Museum researchers advance ‘DNA revolution,’ tell butterflies’ evolutionary history

September 11th, 2014

Assistant curator of Lepidoptera Akito Kawahara led a yearlong study that revealed monumental discoveries about the evolutionary history of butterflies and moths.
Florida Museum of Natural History photo by Kristen Grace

By Stephenie Livingston

The wispy, delicate nature of butterflies and moths is part of their charm, but their soft bodies do not preserve well in the fossil record, posing a problem for scientists since the early history of Lepidoptera research. Now, by tracing nearly 3,000 genes to the earliest common ancestor of butterflies and moths, Florida Museum of Natural History scientists have created an extensive “Tree of Lepidoptera” in the first study to use large-scale, next-generation DNA sequencing.

Among the study’s more surprising findings: Butterflies are more closely related to small moths than to large ones, which completely changes scientists’ understanding of how butterflies evolved. The study also found that some insects once classified as moths are actually butterflies, increasing the number of butterfly species.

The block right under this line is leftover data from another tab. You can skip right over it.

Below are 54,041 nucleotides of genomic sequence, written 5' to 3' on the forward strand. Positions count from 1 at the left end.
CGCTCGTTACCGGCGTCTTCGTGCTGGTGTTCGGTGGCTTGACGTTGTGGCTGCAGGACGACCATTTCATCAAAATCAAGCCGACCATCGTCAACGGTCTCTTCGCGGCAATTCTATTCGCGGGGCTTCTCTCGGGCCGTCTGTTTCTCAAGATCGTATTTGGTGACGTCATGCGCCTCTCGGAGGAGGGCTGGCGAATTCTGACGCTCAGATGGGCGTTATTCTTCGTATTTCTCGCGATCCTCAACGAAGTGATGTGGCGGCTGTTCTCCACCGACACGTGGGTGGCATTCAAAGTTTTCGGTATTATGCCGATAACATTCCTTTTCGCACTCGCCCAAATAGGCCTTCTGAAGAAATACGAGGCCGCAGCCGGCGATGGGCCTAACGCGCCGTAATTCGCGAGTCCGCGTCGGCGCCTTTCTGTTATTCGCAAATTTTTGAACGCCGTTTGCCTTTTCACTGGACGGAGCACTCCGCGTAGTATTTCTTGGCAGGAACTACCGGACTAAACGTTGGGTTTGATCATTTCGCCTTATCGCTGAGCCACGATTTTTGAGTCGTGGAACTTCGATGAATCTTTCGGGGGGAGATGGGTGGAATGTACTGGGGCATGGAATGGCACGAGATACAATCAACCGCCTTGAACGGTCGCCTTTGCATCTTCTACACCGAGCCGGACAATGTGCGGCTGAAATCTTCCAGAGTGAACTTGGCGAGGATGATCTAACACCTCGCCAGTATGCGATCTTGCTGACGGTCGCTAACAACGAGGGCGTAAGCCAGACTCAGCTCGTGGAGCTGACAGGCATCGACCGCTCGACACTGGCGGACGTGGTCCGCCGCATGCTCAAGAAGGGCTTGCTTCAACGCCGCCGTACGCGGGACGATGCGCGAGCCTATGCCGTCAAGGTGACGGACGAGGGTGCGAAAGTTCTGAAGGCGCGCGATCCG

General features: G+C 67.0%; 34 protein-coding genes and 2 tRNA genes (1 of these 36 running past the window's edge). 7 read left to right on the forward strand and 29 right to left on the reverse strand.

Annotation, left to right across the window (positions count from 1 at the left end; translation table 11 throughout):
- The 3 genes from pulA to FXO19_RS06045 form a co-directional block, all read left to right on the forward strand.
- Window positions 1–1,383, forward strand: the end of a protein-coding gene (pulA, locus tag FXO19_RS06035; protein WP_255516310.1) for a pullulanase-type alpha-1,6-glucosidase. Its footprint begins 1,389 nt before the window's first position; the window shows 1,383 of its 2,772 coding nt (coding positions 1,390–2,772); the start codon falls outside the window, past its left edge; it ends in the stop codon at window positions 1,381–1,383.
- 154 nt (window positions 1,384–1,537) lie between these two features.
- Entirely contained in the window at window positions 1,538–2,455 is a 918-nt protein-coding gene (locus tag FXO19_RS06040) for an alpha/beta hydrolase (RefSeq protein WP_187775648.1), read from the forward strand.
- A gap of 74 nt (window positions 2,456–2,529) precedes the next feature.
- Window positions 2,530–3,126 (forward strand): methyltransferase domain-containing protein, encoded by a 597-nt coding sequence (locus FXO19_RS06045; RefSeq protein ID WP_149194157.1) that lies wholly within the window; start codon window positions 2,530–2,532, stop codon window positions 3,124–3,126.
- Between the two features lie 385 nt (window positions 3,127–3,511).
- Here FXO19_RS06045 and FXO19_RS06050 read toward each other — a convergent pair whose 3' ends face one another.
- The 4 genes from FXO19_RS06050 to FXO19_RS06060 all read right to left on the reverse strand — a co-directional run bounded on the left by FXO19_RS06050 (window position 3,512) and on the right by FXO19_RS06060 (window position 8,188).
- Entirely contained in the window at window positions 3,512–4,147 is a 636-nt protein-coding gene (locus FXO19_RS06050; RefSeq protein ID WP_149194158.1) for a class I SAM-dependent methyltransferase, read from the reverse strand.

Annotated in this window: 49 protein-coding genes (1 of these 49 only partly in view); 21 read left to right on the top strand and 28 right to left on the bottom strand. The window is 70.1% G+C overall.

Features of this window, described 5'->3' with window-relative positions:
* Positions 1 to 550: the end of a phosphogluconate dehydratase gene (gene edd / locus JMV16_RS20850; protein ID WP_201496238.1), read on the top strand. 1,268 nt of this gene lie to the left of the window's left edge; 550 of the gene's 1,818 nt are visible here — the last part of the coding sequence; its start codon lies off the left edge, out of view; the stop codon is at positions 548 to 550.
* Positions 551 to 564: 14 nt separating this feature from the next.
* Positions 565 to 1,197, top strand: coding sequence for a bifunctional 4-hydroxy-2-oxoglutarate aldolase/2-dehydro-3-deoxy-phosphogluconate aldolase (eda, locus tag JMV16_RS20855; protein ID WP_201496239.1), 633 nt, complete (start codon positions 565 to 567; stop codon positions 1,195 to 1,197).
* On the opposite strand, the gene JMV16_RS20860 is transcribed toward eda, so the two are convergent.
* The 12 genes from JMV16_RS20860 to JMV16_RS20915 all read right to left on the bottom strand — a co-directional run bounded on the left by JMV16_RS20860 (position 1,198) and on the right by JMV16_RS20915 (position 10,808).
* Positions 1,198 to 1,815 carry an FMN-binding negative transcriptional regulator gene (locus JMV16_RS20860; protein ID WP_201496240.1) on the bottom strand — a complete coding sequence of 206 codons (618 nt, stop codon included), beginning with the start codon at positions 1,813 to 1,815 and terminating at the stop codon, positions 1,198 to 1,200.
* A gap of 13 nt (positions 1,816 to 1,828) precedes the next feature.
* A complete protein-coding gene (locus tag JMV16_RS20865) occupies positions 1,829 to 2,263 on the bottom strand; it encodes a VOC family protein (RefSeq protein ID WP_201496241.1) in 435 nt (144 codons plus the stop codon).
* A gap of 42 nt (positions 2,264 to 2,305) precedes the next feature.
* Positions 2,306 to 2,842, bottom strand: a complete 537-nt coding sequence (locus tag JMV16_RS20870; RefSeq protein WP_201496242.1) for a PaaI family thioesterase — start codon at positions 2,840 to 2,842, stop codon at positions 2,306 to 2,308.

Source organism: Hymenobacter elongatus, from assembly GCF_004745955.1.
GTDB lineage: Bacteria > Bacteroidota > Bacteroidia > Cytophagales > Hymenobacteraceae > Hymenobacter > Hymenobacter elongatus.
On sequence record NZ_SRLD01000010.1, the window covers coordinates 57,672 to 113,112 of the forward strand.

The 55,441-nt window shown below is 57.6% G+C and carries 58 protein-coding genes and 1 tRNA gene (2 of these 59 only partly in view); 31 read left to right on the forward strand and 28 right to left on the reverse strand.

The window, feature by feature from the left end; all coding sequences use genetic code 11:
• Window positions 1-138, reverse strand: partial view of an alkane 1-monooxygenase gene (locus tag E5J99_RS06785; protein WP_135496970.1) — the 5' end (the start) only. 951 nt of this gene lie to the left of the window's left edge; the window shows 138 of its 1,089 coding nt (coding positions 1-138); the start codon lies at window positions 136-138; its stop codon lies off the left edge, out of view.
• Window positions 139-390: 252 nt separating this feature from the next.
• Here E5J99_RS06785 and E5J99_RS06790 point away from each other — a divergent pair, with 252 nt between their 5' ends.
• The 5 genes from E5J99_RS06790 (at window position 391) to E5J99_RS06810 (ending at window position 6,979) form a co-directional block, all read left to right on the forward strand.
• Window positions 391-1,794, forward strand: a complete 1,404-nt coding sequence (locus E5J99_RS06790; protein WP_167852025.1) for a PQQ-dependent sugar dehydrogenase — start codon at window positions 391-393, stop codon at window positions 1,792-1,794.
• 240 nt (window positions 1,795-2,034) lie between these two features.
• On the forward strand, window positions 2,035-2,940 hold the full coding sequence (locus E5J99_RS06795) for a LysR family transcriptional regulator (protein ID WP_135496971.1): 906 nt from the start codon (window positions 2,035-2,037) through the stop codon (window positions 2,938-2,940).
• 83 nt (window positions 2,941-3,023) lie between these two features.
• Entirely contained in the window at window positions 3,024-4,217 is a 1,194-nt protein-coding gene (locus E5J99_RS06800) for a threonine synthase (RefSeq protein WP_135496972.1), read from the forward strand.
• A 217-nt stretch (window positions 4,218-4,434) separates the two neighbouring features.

“This project advances biodiversity research by providing an evolutionary foundation for a very diverse group of insects, with nearly 160,000 described species,” said Akito Kawahara, lead author and (more…)

9,700 acres tell stories of Florida’s past, give hope for the future

August 14th, 2014
Ordway-Swisher Biological Station

The 9,700-acre Ordway-Swisher Biological Station is a near-pristine snapshot of pre-human Florida, with wetlands and uplands that include sand hills, swamps, marshes, hammocks and lakes.
Florida Museum of Natural History photo by Zach Guignardi

By Stephenie Livingston

It was home to Native Americans as early as 12,000 B.C., then settlers during the Civil War. Its pine trees contributed to the early 20th century turpentine industry, and for millennia its plants and wildlife have been fueled by an unlikely life source—forest fires.